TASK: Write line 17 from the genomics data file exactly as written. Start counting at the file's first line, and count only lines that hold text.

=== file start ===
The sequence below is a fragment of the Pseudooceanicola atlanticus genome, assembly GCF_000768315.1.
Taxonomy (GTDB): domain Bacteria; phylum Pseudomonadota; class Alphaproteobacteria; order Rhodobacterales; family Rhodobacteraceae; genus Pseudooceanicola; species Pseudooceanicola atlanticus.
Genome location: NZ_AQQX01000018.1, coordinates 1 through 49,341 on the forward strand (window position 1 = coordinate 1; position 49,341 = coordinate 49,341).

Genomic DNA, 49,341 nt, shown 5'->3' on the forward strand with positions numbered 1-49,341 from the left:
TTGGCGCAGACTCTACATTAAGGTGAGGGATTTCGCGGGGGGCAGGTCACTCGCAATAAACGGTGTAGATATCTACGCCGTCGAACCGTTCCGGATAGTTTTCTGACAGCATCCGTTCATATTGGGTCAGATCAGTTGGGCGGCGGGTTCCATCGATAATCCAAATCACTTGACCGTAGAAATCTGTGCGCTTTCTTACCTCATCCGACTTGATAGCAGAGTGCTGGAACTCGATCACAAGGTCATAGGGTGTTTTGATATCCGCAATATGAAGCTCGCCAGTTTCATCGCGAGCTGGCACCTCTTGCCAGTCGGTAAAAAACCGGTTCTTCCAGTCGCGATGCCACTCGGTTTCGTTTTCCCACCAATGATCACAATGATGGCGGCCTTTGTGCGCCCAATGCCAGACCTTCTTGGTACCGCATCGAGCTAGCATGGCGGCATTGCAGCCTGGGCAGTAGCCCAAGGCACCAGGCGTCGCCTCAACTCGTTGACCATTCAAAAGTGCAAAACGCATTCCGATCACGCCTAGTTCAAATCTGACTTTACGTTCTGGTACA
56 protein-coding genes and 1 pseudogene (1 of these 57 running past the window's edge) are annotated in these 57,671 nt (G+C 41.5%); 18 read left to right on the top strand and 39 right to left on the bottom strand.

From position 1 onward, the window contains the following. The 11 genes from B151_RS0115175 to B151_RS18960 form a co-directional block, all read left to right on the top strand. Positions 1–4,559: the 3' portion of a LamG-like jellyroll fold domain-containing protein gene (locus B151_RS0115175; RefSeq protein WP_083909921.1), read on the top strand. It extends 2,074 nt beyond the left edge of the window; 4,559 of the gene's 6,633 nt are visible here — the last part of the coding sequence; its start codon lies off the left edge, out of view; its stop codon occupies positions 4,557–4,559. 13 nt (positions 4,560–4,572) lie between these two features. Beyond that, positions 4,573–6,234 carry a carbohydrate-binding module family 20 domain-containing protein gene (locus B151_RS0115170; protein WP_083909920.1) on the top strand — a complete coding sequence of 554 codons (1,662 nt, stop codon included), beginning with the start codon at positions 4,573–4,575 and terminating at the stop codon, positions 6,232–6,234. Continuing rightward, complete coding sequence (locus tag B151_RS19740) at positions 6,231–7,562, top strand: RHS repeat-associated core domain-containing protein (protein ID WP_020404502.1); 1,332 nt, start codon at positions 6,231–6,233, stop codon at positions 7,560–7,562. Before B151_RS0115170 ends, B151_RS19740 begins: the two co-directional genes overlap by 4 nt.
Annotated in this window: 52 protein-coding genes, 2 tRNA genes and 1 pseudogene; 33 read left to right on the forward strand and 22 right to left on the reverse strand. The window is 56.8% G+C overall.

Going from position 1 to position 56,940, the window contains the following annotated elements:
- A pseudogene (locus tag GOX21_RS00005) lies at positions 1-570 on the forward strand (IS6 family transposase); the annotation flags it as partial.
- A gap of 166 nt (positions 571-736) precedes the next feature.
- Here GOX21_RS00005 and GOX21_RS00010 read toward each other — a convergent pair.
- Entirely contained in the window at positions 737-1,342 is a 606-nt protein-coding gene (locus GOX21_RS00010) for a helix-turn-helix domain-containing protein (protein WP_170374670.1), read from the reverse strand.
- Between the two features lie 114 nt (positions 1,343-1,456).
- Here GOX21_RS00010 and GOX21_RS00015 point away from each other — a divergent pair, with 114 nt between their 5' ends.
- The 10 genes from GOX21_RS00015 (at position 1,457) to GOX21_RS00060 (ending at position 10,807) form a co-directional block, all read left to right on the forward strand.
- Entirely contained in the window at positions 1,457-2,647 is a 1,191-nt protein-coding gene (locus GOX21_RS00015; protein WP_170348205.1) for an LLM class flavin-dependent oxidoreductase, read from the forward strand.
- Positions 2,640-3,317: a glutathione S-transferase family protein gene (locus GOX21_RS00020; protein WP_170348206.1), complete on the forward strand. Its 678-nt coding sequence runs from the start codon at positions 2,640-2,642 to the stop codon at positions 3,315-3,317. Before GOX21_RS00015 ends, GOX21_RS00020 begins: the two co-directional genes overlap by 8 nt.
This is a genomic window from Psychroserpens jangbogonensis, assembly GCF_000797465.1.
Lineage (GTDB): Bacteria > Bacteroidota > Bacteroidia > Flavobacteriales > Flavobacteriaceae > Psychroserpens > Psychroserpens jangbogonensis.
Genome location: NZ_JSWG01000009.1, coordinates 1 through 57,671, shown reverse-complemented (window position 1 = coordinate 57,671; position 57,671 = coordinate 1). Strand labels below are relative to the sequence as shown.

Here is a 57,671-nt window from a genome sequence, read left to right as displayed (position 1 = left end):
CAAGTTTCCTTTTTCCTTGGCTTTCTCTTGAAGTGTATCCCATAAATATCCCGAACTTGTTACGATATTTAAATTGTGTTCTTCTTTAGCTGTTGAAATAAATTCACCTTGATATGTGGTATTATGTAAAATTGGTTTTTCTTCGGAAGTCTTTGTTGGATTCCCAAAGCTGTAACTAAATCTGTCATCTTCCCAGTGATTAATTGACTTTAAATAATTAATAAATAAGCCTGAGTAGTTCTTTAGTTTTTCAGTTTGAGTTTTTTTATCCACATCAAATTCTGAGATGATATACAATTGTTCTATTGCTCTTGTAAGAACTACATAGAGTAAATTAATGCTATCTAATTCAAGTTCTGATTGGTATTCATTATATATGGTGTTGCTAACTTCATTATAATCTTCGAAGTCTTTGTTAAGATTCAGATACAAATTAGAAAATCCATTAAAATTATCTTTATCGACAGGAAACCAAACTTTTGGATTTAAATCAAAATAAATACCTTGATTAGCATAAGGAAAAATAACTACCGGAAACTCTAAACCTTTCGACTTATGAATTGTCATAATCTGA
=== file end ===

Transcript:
- Entirely contained in the window at positions 1,457-2,647 is a 1,191-nt protein-coding gene (locus GOX21_RS00015; protein WP_170348205.1) for an LLM class flavin-dependent oxidoreductase, read from the forward strand.